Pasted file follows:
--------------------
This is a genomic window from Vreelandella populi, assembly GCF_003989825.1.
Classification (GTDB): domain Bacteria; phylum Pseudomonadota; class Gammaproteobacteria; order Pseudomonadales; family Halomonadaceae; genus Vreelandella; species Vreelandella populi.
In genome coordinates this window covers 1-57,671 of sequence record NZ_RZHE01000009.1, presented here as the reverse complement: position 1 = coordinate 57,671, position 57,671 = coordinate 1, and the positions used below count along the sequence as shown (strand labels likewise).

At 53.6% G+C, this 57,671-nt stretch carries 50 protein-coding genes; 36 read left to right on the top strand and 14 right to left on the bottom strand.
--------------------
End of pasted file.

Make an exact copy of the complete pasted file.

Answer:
This is a genomic window from Vreelandella populi, assembly GCF_003989825.1.
Classification (GTDB): domain Bacteria; phylum Pseudomonadota; class Gammaproteobacteria; order Pseudomonadales; family Halomonadaceae; genus Vreelandella; species Vreelandella populi.
In genome coordinates this window covers 1-57,671 of sequence record NZ_RZHE01000009.1, presented here as the reverse complement: position 1 = coordinate 57,671, position 57,671 = coordinate 1, and the positions used below count along the sequence as shown (strand labels likewise).

At 53.6% G+C, this 57,671-nt stretch carries 50 protein-coding genes; 36 read left to right on the top strand and 14 right to left on the bottom strand.